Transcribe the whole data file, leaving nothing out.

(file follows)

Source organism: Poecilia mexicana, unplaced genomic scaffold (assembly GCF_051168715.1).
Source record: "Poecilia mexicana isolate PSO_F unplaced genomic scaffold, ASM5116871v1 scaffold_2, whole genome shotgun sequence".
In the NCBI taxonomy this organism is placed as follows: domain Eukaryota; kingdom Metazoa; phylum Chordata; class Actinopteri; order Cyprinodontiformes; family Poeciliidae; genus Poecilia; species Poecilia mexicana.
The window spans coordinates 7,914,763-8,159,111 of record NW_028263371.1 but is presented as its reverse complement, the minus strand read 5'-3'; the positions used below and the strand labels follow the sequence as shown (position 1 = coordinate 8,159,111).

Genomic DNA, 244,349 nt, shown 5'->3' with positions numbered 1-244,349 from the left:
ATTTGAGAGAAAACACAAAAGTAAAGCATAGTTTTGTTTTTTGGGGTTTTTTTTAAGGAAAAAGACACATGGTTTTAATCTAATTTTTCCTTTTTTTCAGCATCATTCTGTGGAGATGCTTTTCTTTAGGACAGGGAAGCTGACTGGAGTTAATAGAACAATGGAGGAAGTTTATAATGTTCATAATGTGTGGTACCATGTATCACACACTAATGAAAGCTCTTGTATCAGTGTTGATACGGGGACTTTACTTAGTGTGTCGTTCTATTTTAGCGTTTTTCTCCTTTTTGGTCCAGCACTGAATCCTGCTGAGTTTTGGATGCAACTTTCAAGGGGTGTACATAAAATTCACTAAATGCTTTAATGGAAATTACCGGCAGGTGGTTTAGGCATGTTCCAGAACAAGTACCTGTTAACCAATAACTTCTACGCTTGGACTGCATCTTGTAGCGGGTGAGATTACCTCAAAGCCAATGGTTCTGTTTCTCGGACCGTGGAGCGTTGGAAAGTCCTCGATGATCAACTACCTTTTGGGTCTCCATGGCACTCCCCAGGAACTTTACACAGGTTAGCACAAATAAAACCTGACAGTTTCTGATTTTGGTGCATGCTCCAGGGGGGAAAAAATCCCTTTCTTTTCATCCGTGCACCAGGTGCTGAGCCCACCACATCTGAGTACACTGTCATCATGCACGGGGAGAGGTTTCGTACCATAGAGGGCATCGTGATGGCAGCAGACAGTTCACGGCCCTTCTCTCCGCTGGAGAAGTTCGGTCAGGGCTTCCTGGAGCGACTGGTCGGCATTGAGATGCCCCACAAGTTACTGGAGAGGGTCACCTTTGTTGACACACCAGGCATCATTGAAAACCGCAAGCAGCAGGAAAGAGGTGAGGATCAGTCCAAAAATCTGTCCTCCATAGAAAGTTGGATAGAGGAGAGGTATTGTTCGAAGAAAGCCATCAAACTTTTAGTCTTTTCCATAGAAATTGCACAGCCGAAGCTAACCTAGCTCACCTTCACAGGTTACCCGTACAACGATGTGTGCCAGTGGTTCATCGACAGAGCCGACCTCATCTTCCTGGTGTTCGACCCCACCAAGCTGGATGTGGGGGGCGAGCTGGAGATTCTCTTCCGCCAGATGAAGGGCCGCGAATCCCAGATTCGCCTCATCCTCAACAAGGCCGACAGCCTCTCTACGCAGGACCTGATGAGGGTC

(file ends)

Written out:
Source organism: Poecilia mexicana, unplaced genomic scaffold (assembly GCF_051168715.1).
Source record: "Poecilia mexicana isolate PSO_F unplaced genomic scaffold, ASM5116871v1 scaffold_2, whole genome shotgun sequence".
In the NCBI taxonomy this organism is placed as follows: domain Eukaryota; kingdom Metazoa; phylum Chordata; class Actinopteri; order Cyprinodontiformes; family Poeciliidae; genus Poecilia; species Poecilia mexicana.
The window spans coordinates 7,914,763-8,159,111 of record NW_028263371.1 but is presented as its reverse complement, the minus strand read 5'-3'; the positions used below and the strand labels follow the sequence as shown (position 1 = coordinate 8,159,111).

Genomic DNA, 244,349 nt, shown 5'->3' with positions numbered 1-244,349 from the left:
ATTTGAGAGAAAACACAAAAGTAAAGCATAGTTTTGTTTTTTGGGGTTTTTTTTAAGGAAAAAGACACATGGTTTTAATCTAATTTTTCCTTTTTTTCAGCATCATTCTGTGGAGATGCTTTTCTTTAGGACAGGGAAGCTGACTGGAGTTAATAGAACAATGGAGGAAGTTTATAATGTTCATAATGTGTGGTACCATGTATCACACACTAATGAAAGCTCTTGTATCAGTGTTGATACGGGGACTTTACTTAGTGTGTCGTTCTATTTTAGCGTTTTTCTCCTTTTTGGTCCAGCACTGAATCCTGCTGAGTTTTGGATGCAACTTTCAAGGGGTGTACATAAAATTCACTAAATGCTTTAATGGAAATTACCGGCAGGTGGTTTAGGCATGTTCCAGAACAAGTACCTGTTAACCAATAACTTCTACGCTTGGACTGCATCTTGTAGCGGGTGAGATTACCTCAAAGCCAATGGTTCTGTTTCTCGGACCGTGGAGCGTTGGAAAGTCCTCGATGATCAACTACCTTTTGGGTCTCCATGGCACTCCCCAGGAACTTTACACAGGTTAGCACAAATAAAACCTGACAGTTTCTGATTTTGGTGCATGCTCCAGGGGGGAAAAAATCCCTTTCTTTTCATCCGTGCACCAGGTGCTGAGCCCACCACATCTGAGTACACTGTCATCATGCACGGGGAGAGGTTTCGTACCATAGAGGGCATCGTGATGGCAGCAGACAGTTCACGGCCCTTCTCTCCGCTGGAGAAGTTCGGTCAGGGCTTCCTGGAGCGACTGGTCGGCATTGAGATGCCCCACAAGTTACTGGAGAGGGTCACCTTTGTTGACACACCAGGCATCATTGAAAACCGCAAGCAGCAGGAAAGAGGTGAGGATCAGTCCAAAAATCTGTCCTCCATAGAAAGTTGGATAGAGGAGAGGTATTGTTCGAAGAAAGCCATCAAACTTTTAGTCTTTTCCATAGAAATTGCACAGCCGAAGCTAACCTAGCTCACCTTCACAGGTTACCCGTACAACGATGTGTGCCAGTGGTTCATCGACAGAGCCGACCTCATCTTCCTGGTGTTCGACCCCACCAAGCTGGATGTGGGGGGCGAGCTGGAGATTCTCTTCCGCCAGATGAAGGGCCGCGAATCCCAGATTCGCCTCATCCTCAACAAGGCCGACAGCCTCTCTACGCAGGACCTGATGAGGGTC